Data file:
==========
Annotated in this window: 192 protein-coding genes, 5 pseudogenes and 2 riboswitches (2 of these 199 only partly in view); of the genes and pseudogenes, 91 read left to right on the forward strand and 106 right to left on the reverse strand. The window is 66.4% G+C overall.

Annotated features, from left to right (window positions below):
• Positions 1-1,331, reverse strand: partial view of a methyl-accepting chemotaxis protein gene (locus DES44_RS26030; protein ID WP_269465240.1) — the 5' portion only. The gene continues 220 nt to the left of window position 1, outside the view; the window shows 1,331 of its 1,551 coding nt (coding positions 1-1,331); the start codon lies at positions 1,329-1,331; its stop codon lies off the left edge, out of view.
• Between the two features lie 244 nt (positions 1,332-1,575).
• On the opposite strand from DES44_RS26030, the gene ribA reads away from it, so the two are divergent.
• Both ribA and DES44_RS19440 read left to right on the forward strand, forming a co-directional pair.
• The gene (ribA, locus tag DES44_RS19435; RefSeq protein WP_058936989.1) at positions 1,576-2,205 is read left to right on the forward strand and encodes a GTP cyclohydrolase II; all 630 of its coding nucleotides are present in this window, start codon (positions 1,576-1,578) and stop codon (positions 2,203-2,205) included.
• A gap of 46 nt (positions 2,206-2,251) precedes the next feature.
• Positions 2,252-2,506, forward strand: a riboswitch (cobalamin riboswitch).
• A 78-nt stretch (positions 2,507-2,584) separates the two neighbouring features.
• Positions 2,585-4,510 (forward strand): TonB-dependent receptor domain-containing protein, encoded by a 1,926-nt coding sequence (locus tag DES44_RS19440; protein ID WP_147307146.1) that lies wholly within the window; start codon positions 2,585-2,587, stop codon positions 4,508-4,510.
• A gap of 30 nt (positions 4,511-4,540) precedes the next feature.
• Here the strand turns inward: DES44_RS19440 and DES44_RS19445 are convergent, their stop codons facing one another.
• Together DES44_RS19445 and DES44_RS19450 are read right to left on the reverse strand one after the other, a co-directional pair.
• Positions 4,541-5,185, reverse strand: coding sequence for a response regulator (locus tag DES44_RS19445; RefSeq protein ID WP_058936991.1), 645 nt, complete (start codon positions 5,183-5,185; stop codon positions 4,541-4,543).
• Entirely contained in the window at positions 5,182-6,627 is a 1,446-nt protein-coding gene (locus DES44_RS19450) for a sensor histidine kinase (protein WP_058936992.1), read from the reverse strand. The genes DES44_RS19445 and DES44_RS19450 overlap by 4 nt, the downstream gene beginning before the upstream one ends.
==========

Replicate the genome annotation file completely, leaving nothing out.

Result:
Annotated in this window: 192 protein-coding genes, 5 pseudogenes and 2 riboswitches (2 of these 199 only partly in view); of the genes and pseudogenes, 91 read left to right on the forward strand and 106 right to left on the reverse strand. The window is 66.4% G+C overall.

Annotated features, from left to right (window positions below):
• Positions 1-1,331, reverse strand: partial view of a methyl-accepting chemotaxis protein gene (locus DES44_RS26030; protein ID WP_269465240.1) — the 5' portion only. The gene continues 220 nt to the left of window position 1, outside the view; the window shows 1,331 of its 1,551 coding nt (coding positions 1-1,331); the start codon lies at positions 1,329-1,331; its stop codon lies off the left edge, out of view.
• Between the two features lie 244 nt (positions 1,332-1,575).
• On the opposite strand from DES44_RS26030, the gene ribA reads away from it, so the two are divergent.
• Both ribA and DES44_RS19440 read left to right on the forward strand, forming a co-directional pair.
• The gene (ribA, locus tag DES44_RS19435; RefSeq protein WP_058936989.1) at positions 1,576-2,205 is read left to right on the forward strand and encodes a GTP cyclohydrolase II; all 630 of its coding nucleotides are present in this window, start codon (positions 1,576-1,578) and stop codon (positions 2,203-2,205) included.
• A gap of 46 nt (positions 2,206-2,251) precedes the next feature.
• Positions 2,252-2,506, forward strand: a riboswitch (cobalamin riboswitch).
• A 78-nt stretch (positions 2,507-2,584) separates the two neighbouring features.
• Positions 2,585-4,510 (forward strand): TonB-dependent receptor domain-containing protein, encoded by a 1,926-nt coding sequence (locus tag DES44_RS19440; protein ID WP_147307146.1) that lies wholly within the window; start codon positions 2,585-2,587, stop codon positions 4,508-4,510.
• A gap of 30 nt (positions 4,511-4,540) precedes the next feature.
• Here the strand turns inward: DES44_RS19440 and DES44_RS19445 are convergent, their stop codons facing one another.
• Together DES44_RS19445 and DES44_RS19450 are read right to left on the reverse strand one after the other, a co-directional pair.
• Positions 4,541-5,185, reverse strand: coding sequence for a response regulator (locus tag DES44_RS19445; RefSeq protein ID WP_058936991.1), 645 nt, complete (start codon positions 5,183-5,185; stop codon positions 4,541-4,543).
• Entirely contained in the window at positions 5,182-6,627 is a 1,446-nt protein-coding gene (locus DES44_RS19450) for a sensor histidine kinase (protein WP_058936992.1), read from the reverse strand. The genes DES44_RS19445 and DES44_RS19450 overlap by 4 nt, the downstream gene beginning before the upstream one ends.